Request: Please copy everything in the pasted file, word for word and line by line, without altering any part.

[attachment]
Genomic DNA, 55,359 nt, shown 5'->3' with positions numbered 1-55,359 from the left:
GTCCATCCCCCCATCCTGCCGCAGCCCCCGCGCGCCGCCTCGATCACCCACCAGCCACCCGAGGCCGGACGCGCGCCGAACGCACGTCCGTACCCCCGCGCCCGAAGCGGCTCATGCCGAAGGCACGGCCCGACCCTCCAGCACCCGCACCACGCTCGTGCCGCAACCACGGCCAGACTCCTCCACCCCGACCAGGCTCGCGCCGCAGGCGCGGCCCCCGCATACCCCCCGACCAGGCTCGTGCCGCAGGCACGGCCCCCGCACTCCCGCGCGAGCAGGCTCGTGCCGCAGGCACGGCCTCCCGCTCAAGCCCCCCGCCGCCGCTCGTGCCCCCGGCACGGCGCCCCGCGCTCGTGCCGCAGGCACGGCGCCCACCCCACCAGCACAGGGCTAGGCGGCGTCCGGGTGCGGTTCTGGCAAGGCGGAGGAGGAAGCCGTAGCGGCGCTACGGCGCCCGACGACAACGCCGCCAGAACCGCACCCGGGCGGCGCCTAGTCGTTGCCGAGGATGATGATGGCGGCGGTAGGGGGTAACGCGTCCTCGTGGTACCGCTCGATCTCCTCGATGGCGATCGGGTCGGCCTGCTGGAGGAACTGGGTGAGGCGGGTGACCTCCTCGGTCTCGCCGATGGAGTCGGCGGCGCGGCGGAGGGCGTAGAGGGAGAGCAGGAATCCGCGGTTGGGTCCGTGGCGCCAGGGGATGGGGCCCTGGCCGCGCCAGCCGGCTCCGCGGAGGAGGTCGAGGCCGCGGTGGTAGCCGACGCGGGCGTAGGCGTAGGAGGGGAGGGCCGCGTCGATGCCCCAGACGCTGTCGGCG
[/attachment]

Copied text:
Genomic DNA, 55,359 nt, shown 5'->3' with positions numbered 1-55,359 from the left:
GTCCATCCCCCCATCCTGCCGCAGCCCCCGCGCGCCGCCTCGATCACCCACCAGCCACCCGAGGCCGGACGCGCGCCGAACGCACGTCCGTACCCCCGCGCCCGAAGCGGCTCATGCCGAAGGCACGGCCCGACCCTCCAGCACCCGCACCACGCTCGTGCCGCAACCACGGCCAGACTCCTCCACCCCGACCAGGCTCGCGCCGCAGGCGCGGCCCCCGCATACCCCCCGACCAGGCTCGTGCCGCAGGCACGGCCCCCGCACTCCCGCGCGAGCAGGCTCGTGCCGCAGGCACGGCCTCCCGCTCAAGCCCCCCGCCGCCGCTCGTGCCCCCGGCACGGCGCCCCGCGCTCGTGCCGCAGGCACGGCGCCCACCCCACCAGCACAGGGCTAGGCGGCGTCCGGGTGCGGTTCTGGCAAGGCGGAGGAGGAAGCCGTAGCGGCGCTACGGCGCCCGACGACAACGCCGCCAGAACCGCACCCGGGCGGCGCCTAGTCGTTGCCGAGGATGATGATGGCGGCGGTAGGGGGTAACGCGTCCTCGTGGTACCGCTCGATCTCCTCGATGGCGATCGGGTCGGCCTGCTGGAGGAACTGGGTGAGGCGGGTGACCTCCTCGGTCTCGCCGATGGAGTCGGCGGCGCGGCGGAGGGCGTAGAGGGAGAGCAGGAATCCGCGGTTGGGTCCGTGGCGCCAGGGGATGGGGCCCTGGCCGCGCCAGCCGGCTCCGCGGAGGAGGTCGAGGCCGCGGTGGTAGCCGACGCGGGCGTAGGCGTAGGAGGGGAGGGCCGCGTCGATGCCCCAGACGCTGTCGGCG